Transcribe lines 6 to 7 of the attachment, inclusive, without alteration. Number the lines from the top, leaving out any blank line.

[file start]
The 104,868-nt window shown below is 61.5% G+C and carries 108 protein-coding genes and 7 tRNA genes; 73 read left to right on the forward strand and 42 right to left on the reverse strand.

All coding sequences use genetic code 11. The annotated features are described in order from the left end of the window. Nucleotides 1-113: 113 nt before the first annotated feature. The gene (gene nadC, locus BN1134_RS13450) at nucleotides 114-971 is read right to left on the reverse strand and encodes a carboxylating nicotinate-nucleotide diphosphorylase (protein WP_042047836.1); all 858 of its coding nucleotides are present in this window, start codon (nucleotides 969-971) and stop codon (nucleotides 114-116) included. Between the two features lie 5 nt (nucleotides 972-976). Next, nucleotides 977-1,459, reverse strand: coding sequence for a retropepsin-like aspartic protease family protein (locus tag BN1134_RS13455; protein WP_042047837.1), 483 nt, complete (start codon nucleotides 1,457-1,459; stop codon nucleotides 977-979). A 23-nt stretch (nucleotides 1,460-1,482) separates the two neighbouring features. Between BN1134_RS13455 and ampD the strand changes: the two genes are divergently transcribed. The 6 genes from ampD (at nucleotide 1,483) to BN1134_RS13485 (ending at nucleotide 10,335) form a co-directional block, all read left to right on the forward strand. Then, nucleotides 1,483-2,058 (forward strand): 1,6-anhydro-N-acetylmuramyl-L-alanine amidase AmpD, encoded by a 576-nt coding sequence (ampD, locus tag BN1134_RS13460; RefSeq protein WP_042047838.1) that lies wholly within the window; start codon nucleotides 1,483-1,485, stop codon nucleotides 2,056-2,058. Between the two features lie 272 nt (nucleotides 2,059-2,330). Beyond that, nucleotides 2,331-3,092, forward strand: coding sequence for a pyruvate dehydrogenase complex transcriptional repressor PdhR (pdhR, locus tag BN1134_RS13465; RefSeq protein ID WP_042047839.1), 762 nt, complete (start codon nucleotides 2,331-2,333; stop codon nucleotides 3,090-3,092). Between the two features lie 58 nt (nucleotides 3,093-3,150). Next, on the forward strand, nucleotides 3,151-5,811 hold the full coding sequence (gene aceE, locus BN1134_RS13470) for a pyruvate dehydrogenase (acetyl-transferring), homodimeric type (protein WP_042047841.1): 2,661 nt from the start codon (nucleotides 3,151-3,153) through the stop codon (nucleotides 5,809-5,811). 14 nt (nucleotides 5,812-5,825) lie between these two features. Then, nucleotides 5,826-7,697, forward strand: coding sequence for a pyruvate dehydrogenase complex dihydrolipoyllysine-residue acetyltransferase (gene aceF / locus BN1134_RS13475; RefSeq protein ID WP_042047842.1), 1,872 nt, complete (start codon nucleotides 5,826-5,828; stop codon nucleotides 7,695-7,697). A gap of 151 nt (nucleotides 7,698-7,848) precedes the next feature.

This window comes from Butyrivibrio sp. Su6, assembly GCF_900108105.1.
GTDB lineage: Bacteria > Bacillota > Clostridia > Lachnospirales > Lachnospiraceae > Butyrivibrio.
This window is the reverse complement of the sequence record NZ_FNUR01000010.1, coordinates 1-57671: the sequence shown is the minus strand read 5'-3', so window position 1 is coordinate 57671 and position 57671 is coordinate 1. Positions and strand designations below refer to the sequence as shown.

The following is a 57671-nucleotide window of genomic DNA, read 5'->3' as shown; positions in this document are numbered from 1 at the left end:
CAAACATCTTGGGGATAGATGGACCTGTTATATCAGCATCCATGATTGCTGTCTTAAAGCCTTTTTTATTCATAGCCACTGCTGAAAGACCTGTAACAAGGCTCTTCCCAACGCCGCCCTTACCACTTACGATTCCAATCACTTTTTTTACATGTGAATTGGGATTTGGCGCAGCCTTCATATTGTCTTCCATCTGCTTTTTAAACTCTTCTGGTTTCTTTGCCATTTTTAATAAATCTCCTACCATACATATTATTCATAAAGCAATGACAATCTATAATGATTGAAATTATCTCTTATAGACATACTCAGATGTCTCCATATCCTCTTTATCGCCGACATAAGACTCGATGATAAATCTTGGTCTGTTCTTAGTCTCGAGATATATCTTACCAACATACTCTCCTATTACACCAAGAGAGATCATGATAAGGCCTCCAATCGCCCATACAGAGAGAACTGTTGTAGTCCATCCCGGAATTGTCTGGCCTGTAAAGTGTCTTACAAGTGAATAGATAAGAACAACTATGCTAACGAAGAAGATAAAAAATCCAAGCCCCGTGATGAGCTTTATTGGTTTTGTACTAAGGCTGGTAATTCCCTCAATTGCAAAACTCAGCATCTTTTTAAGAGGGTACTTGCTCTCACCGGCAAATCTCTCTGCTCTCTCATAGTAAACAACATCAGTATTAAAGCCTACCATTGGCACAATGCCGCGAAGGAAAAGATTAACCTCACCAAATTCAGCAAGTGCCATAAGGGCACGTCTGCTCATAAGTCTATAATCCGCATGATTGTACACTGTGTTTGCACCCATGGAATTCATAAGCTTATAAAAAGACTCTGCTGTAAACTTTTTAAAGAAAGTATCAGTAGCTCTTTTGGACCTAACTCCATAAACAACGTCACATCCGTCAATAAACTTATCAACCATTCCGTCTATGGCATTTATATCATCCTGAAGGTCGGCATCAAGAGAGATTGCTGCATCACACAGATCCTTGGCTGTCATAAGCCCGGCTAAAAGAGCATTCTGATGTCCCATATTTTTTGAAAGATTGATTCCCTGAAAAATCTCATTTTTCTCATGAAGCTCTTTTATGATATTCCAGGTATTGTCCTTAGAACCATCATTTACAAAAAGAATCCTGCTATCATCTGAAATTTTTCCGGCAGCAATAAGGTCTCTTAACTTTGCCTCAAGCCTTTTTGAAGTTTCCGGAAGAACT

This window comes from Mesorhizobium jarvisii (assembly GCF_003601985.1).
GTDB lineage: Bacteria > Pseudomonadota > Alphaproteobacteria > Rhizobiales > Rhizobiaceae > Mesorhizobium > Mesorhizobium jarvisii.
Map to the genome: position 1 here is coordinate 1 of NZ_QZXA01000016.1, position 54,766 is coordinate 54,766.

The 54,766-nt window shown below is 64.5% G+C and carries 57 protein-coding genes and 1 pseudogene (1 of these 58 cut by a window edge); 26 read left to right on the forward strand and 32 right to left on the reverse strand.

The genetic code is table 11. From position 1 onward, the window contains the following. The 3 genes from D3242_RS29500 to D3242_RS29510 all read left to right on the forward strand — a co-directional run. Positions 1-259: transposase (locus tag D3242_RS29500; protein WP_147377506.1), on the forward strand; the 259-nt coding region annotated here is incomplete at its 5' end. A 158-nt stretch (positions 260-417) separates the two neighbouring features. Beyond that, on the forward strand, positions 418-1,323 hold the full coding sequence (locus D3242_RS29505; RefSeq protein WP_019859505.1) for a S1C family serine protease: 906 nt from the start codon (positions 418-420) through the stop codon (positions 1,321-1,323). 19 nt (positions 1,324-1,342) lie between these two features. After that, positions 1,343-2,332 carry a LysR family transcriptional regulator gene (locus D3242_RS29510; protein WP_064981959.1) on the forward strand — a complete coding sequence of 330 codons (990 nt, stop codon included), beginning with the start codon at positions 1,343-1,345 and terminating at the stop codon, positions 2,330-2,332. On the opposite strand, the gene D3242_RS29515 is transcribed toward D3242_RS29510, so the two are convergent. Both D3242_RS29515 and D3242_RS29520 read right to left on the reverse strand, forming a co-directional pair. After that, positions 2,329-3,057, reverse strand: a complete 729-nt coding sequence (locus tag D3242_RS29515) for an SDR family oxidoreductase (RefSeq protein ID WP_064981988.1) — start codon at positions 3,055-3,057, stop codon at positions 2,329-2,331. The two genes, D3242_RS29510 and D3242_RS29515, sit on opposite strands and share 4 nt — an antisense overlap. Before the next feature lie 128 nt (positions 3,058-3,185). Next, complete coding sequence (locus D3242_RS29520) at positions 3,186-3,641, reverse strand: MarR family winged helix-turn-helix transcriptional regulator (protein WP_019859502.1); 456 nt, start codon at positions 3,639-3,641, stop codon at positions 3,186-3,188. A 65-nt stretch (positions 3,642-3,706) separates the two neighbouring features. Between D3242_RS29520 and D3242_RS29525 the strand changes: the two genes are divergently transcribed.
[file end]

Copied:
The following is a 57671-nucleotide window of genomic DNA, read 5'->3' as shown; positions in this document are numbered from 1 at the left end:
CAAACATCTTGGGGATAGATGGACCTGTTATATCAGCATCCATGATTGCTGTCTTAAAGCCTTTTTTATTCATAGCCACTGCTGAAAGACCTGTAACAAGGCTCTTCCCAACGCCGCCCTTACCACTTACGATTCCAATCACTTTTTTTACATGTGAATTGGGATTTGGCGCAGCCTTCATATTGTCTTCCATCTGCTTTTTAAACTCTTCTGGTTTCTTTGCCATTTTTAATAAATCTCCTACCATACATATTATTCATAAAGCAATGACAATCTATAATGATTGAAATTATCTCTTATAGACATACTCAGATGTCTCCATATCCTCTTTATCGCCGACATAAGACTCGATGATAAATCTTGGTCTGTTCTTAGTCTCGAGATATATCTTACCAACATACTCTCCTATTACACCAAGAGAGATCATGATAAGGCCTCCAATCGCCCATACAGAGAGAACTGTTGTAGTCCATCCCGGAATTGTCTGGCCTGTAAAGTGTCTTACAAGTGAATAGATAAGAACAACTATGCTAACGAAGAAGATAAAAAATCCAAGCCCCGTGATGAGCTTTATTGGTTTTGTACTAAGGCTGGTAATTCCCTCAATTGCAAAACTCAGCATCTTTTTAAGAGGGTACTTGCTCTCACCGGCAAATCTCTCTGCTCTCTCATAGTAAACAACATCAGTATTAAAGCCTACCATTGGCACAATGCCGCGAAGGAAAAGATTAACCTCACCAAATTCAGCAAGTGCCATAAGGGCACGTCTGCTCATAAGTCTATAATCCGCATGATTGTACACTGTGTTTGCACCCATGGAATTCATAAGCTTATAAAAAGACTCTGCTGTAAACTTTTTAAAGAAAGTATCAGTAGCTCTTTTGGACCTAACTCCATAAACAACGTCACATCCGTCAATAAACTTATCAACCATTCCGTCTATGGCATTTATATCATCCTGAAGGTCGGCATCAAGAGAGATTGCTGCATCACACAGATCCTTGGCTGTCATAAGCCCGGCTAAAAGAGCATTCTGATGTCCCATATTTTTTGAAAGATTGATTCCCTGAAAAATCTCATTTTTCTCATGAAGCTCTTTTATGATATTCCAGGTATTGTCCTTAGAACCATCATTTACAAAAAGAATCCTGCTATCATCTGAAATTTTTCCGGCAGCAATAAGGTCTCTTAACTTTGCCTCAAGCCTTTTTGAAGTTTCCGGAAGAACT